After a late start, followed by lunch and interviews we eventually turned up to the venue slightly late just in time to catch the end of Gradancer and Cherrydoll's performance. This was very different to a lot of the shows and even finished off with cigar play. I wish I could write more about it but sadly I didn't see it all.
Peter Slemrian and Adreena followed.
Next was Riccardo Wildties and Redsabbath. I had a personal reason for being happy to see this performance, for me it was one of the highlights of the festival.
Finally there was Kazami Ranki and Gestalta. This was a very intense show. It may have not started out showing what it would become but the ending on the floor where Gestalta was completely choked out was an intense moment for the festivals performances to end on.
This festival has been the very best that I've attended. The attitudes of everyone attending has been the best, the most community minded, the most happy, the greatest camaraderie and the most supportive. Clover expressed it so well here. Plus it finished with Jon Murakawa dancing. And that's not something you see every day.
I am already missing the event, the people, the friends that I and we love. I cannot wait to see you all again.
*OK so one show I didn't write about on purpose due to it, and the bondage it contained being so utterly awful that I don't want to bring down the positive comments by posting even a description of either it or the attitude of the person responsible, he did himself and his countrymen a disservice with both his words and actions.
After the excitement of performing on the Friday night we were ready to just enjoy watching the shows on Saturday. One of the great things about the festival is that you see so many different performers and styles and Saturday saw some of the greatest contrasts.
Special mentions must go to Jack the Whipper and Zahara who not only did a great show but showed great humour and maturity dealing with things not going perfectly smoothly. Rabbitbunny and Cherry Doll stepped in at very short notice to perform and deserve credit for getting on stage without a prepared show or knowing each other more than a day. Also Amy Morgan and Scarlot Rose who also had only met the day previously but nevertheless put on a very well put together show.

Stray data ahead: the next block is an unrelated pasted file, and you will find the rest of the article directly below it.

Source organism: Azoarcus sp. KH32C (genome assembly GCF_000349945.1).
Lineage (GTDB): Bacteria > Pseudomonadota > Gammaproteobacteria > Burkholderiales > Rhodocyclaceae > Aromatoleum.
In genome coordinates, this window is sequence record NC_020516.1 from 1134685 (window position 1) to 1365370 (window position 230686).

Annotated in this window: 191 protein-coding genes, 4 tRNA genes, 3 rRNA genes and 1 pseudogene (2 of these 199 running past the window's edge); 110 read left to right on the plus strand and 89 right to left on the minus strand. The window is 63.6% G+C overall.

This year was the first that we saw riggers from Russia at the festival. One of the most individual was Vlada and Falco. They were very distinct and had a style very different to the other performers. Falco is a quite remarkable performer and male model, he certainly showed strength skill and grace that was quite unusual.
Finally on was Zamile and LX who provided yet another contrast by beginning their act with dance and burlesque striptease. Apparently LX hasn't danced in years. Well it didn't show and the audience really got into it. They really had fun together and their spirit of enjoyment infected the audience and rounded of the night very well finishing on a very positive mood.
OK so the cases are nearly packed, the show music is nearly ready, we even have a bit of an idea what might be in the show itself. We've got thankfully minimal teaching to do and a good chance of socialising this year. So if you want to buy us dinner....
I'm kind of wondering how this years festival will go, as it will be very different to last year. I hope just as good but different.
Looking forward to this one stirs up memories from the last one too. The video below features some of the artists from last years festival.
Anyway our list of 'one or two' things to do in the morning before we set out has grown considerably...
If you're going, we'll see you there soon, come and say hello.
Well apart from wishing that the event had a shorthand name that was less of a mouthful than "The London Festival of the Art of Japanese Bondage" or LFAOJB for short. I'm really looking forward to it again.
Last year it has to be said was amazing. 10 performers over from Japan plus a few good home grown talents. This year there's more of a European flavour and even a few Americans and Canadians. There is still Kazami Ranki from Japan headlining, this is his second London festival.
I'm specially looking forward to seeing Riccardo Wildties from Italy and Bob Ropemarks (not to mention Dutch Dame) from the Netherlands. Amy Morgan from America and.... Oh it's 02:30 here and I'm blogging. Knackered and forgetting lots of people. So I'll just put - others too numerous to mention right now. There are a couple of people we wish had come that we're going to miss too.
This year will we hope be a bit relaxed for us. Aside from performing on the Friday I'm not teaching except for a few private sessions and we're not concretely booked into any of the other goings on. We really hope to spend a good amount of time socialising and getting to talk to some of the people that have been in the same place as us all over the world but we never got the time to sit down with.